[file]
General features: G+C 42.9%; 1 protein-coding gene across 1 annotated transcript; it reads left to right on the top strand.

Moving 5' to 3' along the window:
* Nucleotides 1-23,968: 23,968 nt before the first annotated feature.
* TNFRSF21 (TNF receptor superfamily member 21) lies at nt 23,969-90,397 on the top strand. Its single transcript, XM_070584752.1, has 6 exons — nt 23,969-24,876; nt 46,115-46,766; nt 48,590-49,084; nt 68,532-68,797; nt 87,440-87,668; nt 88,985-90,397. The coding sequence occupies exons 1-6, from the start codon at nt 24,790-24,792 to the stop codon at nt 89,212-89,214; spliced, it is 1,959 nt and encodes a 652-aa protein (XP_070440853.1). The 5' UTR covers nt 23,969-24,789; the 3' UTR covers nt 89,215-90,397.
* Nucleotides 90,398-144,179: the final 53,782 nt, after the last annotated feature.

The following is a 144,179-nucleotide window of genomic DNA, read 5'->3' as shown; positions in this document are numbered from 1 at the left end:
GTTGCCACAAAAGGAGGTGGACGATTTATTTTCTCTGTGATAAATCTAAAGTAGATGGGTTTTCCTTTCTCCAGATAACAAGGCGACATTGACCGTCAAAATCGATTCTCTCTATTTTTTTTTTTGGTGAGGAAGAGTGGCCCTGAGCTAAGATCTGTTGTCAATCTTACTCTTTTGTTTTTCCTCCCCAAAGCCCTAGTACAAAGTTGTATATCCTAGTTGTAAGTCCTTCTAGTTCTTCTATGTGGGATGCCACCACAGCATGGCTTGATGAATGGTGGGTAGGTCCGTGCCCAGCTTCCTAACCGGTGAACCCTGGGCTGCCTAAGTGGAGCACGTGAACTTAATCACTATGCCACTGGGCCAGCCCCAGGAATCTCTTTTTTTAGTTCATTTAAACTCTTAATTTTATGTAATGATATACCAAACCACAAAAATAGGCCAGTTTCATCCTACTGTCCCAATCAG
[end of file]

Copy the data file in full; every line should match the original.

General features: G+C 42.9%; 1 protein-coding gene across 1 annotated transcript; it reads left to right on the top strand.

Moving 5' to 3' along the window:
* Nucleotides 1-23,968: 23,968 nt before the first annotated feature.
* TNFRSF21 (TNF receptor superfamily member 21) lies at nt 23,969-90,397 on the top strand. Its single transcript, XM_070584752.1, has 6 exons — nt 23,969-24,876; nt 46,115-46,766; nt 48,590-49,084; nt 68,532-68,797; nt 87,440-87,668; nt 88,985-90,397. The coding sequence occupies exons 1-6, from the start codon at nt 24,790-24,792 to the stop codon at nt 89,212-89,214; spliced, it is 1,959 nt and encodes a 652-aa protein (XP_070440853.1). The 5' UTR covers nt 23,969-24,789; the 3' UTR covers nt 89,215-90,397.
* Nucleotides 90,398-144,179: the final 53,782 nt, after the last annotated feature.

The following is a 144,179-nucleotide window of genomic DNA, read 5'->3' as shown; positions in this document are numbered from 1 at the left end:
GTTGCCACAAAAGGAGGTGGACGATTTATTTTCTCTGTGATAAATCTAAAGTAGATGGGTTTTCCTTTCTCCAGATAACAAGGCGACATTGACCGTCAAAATCGATTCTCTCTATTTTTTTTTTTGGTGAGGAAGAGTGGCCCTGAGCTAAGATCTGTTGTCAATCTTACTCTTTTGTTTTTCCTCCCCAAAGCCCTAGTACAAAGTTGTATATCCTAGTTGTAAGTCCTTCTAGTTCTTCTATGTGGGATGCCACCACAGCATGGCTTGATGAATGGTGGGTAGGTCCGTGCCCAGCTTCCTAACCGGTGAACCCTGGGCTGCCTAAGTGGAGCACGTGAACTTAATCACTATGCCACTGGGCCAGCCCCAGGAATCTCTTTTTTTAGTTCATTTAAACTCTTAATTTTATGTAATGATATACCAAACCACAAAAATAGGCCAGTTTCATCCTACTGTCCCAATCAG